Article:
Do you require your employees to ensure that the equipment they are using for work purposes is only used for that purpose (ie. it’s not also being used to stream Netflix, save recipes, play video games, etc.)?
Do you want to retain the right to periodically request access to your at-home employees’ workspace in order to ensure compliance with your policies and procedures?
- Revocation and Alteration of Work-From-Home Arrangements
Do you wish to reserve the right to revoke or alter work-from-home arrangements, at any time, for operational (or other) reasons?
Do you wish to take an active approach to the ergonomics of at-home workspaces to ensure staff are reducing their risk of injury?
Have You Modified Your Company’s Health and Safety Policy?
Without a doubt – certainly in the view of WorkSafeBC – having a health and safety policy which provides for a work-from-home arrangement is critical. In essence, the policy should impose the obligation on the employees to maintain their home workspace in a safe manner, free from safety hazards. A non-exhaustive list of potentially relevant requirements is as follows.
- The work-from-home space must be in a secure and generally safe and stable location where the employee can restrict access and be safe from any sort of foreseeable threat of violence.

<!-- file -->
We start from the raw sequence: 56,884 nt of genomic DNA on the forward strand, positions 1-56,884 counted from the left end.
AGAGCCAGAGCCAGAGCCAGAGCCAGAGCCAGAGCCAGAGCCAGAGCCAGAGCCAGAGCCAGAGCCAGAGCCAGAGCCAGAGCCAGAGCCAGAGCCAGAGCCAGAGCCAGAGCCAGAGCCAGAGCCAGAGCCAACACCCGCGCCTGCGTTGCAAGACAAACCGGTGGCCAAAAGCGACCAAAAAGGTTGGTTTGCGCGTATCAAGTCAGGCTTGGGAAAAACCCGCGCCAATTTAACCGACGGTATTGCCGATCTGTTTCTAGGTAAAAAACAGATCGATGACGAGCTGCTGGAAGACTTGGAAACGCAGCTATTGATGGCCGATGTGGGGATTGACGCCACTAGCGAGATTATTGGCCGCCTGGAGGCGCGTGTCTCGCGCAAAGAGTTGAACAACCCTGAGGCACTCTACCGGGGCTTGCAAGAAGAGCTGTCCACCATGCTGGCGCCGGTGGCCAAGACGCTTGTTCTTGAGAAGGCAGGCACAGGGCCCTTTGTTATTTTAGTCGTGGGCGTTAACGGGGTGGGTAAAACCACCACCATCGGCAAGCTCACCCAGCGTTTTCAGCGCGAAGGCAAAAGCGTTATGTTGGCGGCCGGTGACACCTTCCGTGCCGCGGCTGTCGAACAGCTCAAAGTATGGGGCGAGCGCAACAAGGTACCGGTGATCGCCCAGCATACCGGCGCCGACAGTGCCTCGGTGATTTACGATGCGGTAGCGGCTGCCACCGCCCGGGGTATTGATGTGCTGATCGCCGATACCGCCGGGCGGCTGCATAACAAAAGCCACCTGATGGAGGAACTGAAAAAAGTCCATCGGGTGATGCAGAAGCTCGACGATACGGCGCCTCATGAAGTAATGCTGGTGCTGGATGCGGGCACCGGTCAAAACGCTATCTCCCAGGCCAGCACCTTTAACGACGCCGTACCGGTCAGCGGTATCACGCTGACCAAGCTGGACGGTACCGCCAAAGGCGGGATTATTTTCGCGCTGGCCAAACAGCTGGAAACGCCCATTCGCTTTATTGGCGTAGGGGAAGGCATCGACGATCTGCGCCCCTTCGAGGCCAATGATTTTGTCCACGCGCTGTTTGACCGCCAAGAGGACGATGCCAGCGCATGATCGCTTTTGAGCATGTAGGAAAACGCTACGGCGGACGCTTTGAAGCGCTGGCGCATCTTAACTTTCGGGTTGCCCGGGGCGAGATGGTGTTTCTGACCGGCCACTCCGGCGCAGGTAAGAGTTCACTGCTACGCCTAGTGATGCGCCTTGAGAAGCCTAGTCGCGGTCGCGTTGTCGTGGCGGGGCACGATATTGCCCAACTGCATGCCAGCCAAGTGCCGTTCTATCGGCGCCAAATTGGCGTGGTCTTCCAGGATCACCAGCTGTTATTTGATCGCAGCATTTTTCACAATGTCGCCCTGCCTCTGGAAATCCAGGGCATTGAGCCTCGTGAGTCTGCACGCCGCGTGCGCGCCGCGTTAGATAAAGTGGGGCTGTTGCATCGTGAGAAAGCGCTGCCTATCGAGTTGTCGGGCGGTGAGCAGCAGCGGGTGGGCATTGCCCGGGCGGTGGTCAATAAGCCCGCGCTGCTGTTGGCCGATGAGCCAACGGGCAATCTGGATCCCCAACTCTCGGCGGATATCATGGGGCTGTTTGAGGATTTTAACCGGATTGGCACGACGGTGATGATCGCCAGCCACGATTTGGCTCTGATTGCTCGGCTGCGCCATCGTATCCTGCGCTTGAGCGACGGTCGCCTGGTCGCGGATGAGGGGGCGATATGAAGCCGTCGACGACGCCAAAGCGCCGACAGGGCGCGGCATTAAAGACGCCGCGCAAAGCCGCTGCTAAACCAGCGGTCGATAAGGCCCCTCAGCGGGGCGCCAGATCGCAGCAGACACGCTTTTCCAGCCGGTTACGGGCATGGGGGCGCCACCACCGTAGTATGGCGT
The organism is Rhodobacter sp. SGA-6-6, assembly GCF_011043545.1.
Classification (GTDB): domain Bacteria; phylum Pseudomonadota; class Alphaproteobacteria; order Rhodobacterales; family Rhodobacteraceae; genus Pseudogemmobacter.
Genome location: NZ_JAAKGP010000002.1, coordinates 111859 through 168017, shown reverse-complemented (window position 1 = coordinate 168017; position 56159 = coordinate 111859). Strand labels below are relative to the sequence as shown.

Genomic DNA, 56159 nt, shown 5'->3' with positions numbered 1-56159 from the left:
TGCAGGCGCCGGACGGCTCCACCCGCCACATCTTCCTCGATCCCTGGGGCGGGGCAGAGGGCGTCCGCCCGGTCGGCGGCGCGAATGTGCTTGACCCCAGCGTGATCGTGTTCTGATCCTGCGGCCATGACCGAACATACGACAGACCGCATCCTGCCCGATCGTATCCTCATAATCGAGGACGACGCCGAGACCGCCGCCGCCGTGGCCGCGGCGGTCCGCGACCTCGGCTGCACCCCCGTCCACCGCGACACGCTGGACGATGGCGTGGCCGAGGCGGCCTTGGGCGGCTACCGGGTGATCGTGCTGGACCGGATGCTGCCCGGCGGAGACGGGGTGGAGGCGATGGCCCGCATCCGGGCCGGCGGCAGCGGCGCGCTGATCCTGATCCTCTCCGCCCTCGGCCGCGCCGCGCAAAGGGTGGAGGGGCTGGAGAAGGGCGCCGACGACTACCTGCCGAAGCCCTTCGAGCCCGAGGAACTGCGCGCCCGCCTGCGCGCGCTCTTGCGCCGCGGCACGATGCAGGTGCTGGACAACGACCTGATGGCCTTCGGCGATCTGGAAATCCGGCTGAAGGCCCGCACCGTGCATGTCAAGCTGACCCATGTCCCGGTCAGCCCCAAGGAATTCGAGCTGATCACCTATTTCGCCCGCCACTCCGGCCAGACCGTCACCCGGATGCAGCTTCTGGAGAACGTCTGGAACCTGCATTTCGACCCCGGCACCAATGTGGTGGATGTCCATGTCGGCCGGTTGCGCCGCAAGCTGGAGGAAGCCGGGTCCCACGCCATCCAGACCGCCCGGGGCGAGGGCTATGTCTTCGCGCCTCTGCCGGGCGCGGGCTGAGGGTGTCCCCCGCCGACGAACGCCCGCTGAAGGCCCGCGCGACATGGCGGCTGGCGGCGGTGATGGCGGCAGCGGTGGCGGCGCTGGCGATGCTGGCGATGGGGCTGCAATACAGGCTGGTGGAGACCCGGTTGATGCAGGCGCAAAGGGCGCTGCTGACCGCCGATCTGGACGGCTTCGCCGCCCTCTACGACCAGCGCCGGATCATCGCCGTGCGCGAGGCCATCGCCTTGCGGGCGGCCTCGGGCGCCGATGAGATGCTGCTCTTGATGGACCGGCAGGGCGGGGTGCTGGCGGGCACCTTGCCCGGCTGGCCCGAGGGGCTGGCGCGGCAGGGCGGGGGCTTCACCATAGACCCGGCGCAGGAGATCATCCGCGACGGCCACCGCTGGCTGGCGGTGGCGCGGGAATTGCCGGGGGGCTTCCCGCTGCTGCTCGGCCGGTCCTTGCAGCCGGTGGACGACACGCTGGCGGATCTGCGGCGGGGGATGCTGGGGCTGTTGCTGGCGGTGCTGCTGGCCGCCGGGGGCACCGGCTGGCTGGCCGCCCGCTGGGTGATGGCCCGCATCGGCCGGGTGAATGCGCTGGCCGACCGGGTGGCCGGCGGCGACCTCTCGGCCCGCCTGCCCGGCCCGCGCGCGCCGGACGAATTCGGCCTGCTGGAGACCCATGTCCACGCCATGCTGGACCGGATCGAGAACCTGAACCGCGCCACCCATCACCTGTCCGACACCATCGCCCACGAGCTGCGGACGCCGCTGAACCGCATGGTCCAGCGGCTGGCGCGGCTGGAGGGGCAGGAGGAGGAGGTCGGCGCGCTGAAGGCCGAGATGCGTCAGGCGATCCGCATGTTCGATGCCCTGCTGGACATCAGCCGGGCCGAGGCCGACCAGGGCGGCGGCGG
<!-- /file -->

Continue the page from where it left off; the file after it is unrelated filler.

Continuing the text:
- The workspace must be free of environmental hazards such as asbestos, tobacco smoke, and noxious chemicals.
- The workspace must have appropriate, safe electrical utilities which are appropriate for the equipment being operated.
- The designated workspace must be free of slip/trip/fall hazards and obstacles such as extension cords, loose carpets and tiles, uneven floors, pets, children, children's and pets’ toys, and any other items or obstructions presenting a health and safety hazard.
- The workspace must be mould & dust free.
- There must be adequate lighting.
- There must be no excessive noise or distractions.
- There must be an ergonomically-appropriate workspace setup.
- A basic emergency plan to evacuate the workspace in case of an emergency must be in place.
- The employee must have access to basic first aid supplies and maintain the ability to contact external emergency services if required.
- A plan for employees periodically checking in with the employer should be included.
- A requirement to report any form of injury or accident in the course of the scheduled workday should be included.
Ultimately, though employers will (perhaps justifiably) offload many of these matters onto employees working from home, they are the employer’s responsibility. In the event of any sort of accident or injury, WorkSafeBC will hold the employer responsible for any workplace health and safety shortcomings, so the employer should take an active interest in the setup of a work-from-home space.
It’s a new world out there… requiring more policies and more oversight and more vigilance on the part of employers. For many employers, going back to the good old days may simply not be an option.
This item is provided for general information purposes only and is not intended to be relied upon as legal advice. Informed legal advice should always be obtained about your specific circumstances.